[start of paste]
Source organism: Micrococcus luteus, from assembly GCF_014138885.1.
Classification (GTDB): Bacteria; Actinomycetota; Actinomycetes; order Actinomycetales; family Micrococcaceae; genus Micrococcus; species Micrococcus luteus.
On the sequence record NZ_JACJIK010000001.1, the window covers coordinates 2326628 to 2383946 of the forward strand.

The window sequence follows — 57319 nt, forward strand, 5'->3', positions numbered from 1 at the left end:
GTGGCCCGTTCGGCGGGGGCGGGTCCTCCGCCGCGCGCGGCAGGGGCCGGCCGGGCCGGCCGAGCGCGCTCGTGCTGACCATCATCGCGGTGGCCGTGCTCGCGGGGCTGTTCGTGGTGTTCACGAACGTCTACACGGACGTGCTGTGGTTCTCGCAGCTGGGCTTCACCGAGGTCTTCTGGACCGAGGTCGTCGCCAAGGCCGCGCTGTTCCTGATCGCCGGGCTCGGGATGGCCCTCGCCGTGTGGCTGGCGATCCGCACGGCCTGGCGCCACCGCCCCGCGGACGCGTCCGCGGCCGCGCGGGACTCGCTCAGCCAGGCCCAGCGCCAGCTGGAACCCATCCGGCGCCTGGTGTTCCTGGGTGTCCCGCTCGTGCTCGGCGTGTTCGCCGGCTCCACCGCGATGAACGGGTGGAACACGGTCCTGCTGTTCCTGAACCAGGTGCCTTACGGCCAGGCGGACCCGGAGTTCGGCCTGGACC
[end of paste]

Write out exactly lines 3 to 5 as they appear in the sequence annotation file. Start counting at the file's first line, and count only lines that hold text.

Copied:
On the sequence record NZ_JACJIK010000001.1, the window covers coordinates 2326628 to 2383946 of the forward strand.

The window sequence follows — 57319 nt, forward strand, 5'->3', positions numbered from 1 at the left end:
GTGGCCCGTTCGGCGGGGGCGGGTCCTCCGCCGCGCGCGGCAGGGGCCGGCCGGGCCGGCCGAGCGCGCTCGTGCTGACCATCATCGCGGTGGCCGTGCTCGCGGGGCTGTTCGTGGTGTTCACGAACGTCTACACGGACGTGCTGTGGTTCTCGCAGCTGGGCTTCACCGAGGTCTTCTGGACCGAGGTCGTCGCCAAGGCCGCGCTGTTCCTGATCGCCGGGCTCGGGATGGCCCTCGCCGTGTGGCTGGCGATCCGCACGGCCTGGCGCCACCGCCCCGCGGACGCGTCCGCGGCCGCGCGGGACTCGCTCAGCCAGGCCCAGCGCCAGCTGGAACCCATCCGGCGCCTGGTGTTCCTGGGTGTCCCGCTCGTGCTCGGCGTGTTCGCCGGCTCCACCGCGATGAACGGGTGGAACACGGTCCTGCTGTTCCTGAACCAGGTGCCTTACGGCCAGGCGGACCCGGAGTTCGGCCTGGACC